On the assumption that, in general, dermal absorption will not be higher than oral absorption, no default factor should be introduced when performing oral-to-dermal extrapolation. Indeed, in a recent OECD-compliant in vitro study using human skin (Johnson, 2005) approximately 0.7% of Cereclor S52 was absorbed after 24 hours. The overall skin absorption determined by this study (0.7%) is likely to be an overestimate as the study was designed to measure skin penetration under the most conservative conditions. Therefore, it is appropriate to correct the starting point for differnces in dermal (1%) and oral (50%) exposures, thus 23 mg/kg bw/day x 50 = 1150 mg/kg bw/day.

 

General population exposure via the environment is assumed to be continuous (24 h/day, 7 d/wk). Limited consumer exposure is expected.

 

ECHA/ECETOC assessment factors (AFs) for general population

Uncertainty

AF

Justification for assessment factor (AF)

Interspecies differences

4

 

 

1*

Default ECHA/ECETOC AF for rat for toxicokinetic differences in metabolic rate (allometric scaling)

Default ECETOC AF for remaining toxicokinetic differences (not related to metabolic rate) and toxicodynamic differences

Intraspecies differences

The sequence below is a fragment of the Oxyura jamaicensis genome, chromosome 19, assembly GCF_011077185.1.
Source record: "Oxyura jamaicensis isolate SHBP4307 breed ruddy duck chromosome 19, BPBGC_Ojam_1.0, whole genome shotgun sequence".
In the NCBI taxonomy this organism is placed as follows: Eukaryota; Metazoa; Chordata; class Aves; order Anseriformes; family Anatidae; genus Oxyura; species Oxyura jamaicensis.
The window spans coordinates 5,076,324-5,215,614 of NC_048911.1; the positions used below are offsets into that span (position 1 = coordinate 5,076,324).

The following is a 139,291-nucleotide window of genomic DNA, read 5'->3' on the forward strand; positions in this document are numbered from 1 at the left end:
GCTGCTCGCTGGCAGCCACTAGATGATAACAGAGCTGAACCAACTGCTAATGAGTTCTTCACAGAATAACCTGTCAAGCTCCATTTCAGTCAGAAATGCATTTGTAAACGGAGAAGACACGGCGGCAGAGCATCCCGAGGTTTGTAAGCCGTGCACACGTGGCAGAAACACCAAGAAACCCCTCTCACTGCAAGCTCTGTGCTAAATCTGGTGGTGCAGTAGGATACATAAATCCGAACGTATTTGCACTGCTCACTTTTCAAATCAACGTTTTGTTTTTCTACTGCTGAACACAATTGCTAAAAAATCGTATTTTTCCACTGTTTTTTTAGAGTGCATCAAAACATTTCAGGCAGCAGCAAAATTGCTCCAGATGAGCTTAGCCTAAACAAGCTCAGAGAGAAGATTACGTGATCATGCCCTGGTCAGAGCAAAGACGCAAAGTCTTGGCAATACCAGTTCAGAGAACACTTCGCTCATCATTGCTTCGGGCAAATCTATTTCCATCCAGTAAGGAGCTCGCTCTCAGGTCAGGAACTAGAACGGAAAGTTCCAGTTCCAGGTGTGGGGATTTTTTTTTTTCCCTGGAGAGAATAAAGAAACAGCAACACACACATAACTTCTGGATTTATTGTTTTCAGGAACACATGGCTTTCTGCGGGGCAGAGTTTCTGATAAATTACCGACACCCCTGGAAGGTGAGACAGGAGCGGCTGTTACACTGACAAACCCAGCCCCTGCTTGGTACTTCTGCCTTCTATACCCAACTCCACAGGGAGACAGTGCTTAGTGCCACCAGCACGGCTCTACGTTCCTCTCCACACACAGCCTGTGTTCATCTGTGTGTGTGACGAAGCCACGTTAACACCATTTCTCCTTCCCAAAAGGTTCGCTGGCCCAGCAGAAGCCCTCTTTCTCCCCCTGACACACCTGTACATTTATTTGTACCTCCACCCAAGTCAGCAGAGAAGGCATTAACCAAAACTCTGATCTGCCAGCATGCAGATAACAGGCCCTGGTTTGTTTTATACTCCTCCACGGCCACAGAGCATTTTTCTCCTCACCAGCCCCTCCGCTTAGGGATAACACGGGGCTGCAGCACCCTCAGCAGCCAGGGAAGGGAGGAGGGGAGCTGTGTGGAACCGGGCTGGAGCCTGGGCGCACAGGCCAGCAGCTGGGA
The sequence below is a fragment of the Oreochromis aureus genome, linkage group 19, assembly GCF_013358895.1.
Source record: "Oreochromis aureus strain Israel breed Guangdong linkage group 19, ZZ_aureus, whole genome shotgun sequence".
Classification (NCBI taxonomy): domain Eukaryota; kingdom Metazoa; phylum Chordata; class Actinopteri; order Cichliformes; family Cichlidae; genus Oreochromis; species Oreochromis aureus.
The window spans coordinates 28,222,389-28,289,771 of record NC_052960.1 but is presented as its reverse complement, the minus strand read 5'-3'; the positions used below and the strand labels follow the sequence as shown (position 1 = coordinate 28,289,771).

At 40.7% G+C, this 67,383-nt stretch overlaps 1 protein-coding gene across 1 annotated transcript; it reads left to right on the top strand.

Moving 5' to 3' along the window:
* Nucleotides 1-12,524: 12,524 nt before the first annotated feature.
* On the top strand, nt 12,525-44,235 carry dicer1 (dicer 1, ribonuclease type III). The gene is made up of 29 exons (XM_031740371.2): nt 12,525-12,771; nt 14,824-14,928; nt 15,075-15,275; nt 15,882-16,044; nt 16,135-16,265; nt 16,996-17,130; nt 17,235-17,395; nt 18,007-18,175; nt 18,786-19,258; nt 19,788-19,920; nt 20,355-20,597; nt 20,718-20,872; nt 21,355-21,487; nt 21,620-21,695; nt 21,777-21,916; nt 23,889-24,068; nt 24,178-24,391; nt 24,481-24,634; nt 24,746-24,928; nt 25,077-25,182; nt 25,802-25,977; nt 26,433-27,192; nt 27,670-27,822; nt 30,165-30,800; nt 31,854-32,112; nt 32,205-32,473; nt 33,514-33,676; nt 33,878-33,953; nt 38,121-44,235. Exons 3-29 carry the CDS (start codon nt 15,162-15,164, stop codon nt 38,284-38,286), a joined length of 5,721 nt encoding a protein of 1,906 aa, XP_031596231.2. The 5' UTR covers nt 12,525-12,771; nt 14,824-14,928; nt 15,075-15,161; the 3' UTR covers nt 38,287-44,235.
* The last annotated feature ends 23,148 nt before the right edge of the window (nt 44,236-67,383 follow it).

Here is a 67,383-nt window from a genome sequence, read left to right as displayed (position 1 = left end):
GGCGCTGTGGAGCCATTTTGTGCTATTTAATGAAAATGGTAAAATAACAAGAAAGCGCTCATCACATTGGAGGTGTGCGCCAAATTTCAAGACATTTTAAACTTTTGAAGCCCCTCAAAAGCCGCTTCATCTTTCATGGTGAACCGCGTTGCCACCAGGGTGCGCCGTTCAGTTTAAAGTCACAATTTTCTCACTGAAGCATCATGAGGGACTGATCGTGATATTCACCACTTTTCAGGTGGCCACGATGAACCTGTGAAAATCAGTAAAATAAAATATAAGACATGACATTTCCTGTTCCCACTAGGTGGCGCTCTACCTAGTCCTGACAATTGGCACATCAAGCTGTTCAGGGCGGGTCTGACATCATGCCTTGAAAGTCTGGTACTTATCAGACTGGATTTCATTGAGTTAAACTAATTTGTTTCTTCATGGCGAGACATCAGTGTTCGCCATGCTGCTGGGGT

5**

 

Default ECETOC AF for general population (including children and the elderly)

Differences in duration of exposure

2

Default ECHA/ECETOC AF for subchronic (90-day) to chronic extrapolation

Dose response and endpoint specific/severity issues

1

Default ECHA AF; clear NOAEL from well-conducted 90-day dietary study. Effects at the LOAEL of 222 mg/kg bw/day are not considered severe

Quality of whole database

1

Default ECHA AF; the human health effects data are reliable and consistent

Overall AF for general population

 

40

 

 *In addition to the allometric scaling factor of 4 a further interspecies assessment factor of 2.5 (remaining difference) is proposed in REACH (Guidance R8, section R8.4.3.3), however no scientific basis for this is reported. In ECETOC Technical Report No 86 (ECETOC, 2003), a conclusion was reached that in the absence of a substance specific mode of action, allometric scaling based on metabolic rate is considered to provide an appropriate default assessment factor. No specific mode of action has been identified for the repeat-dose effects of MCCPs. As such, an assessment factor of 4 to take account of allometric scaling based on metabolic rate is considered to be appropriate for the dermal route.

**A factor for the general population of 10 has been suggested by the REACH guidance (8.4.3.1). However, following a review of human data which included both sexes and a variety of disease states and ages, the use of the 95th percentile is considered sufficiently conservative to account for intraspecies variability within the general population and thus a default assessment factor of 5 is recommended for this population (ECETOC, 2003).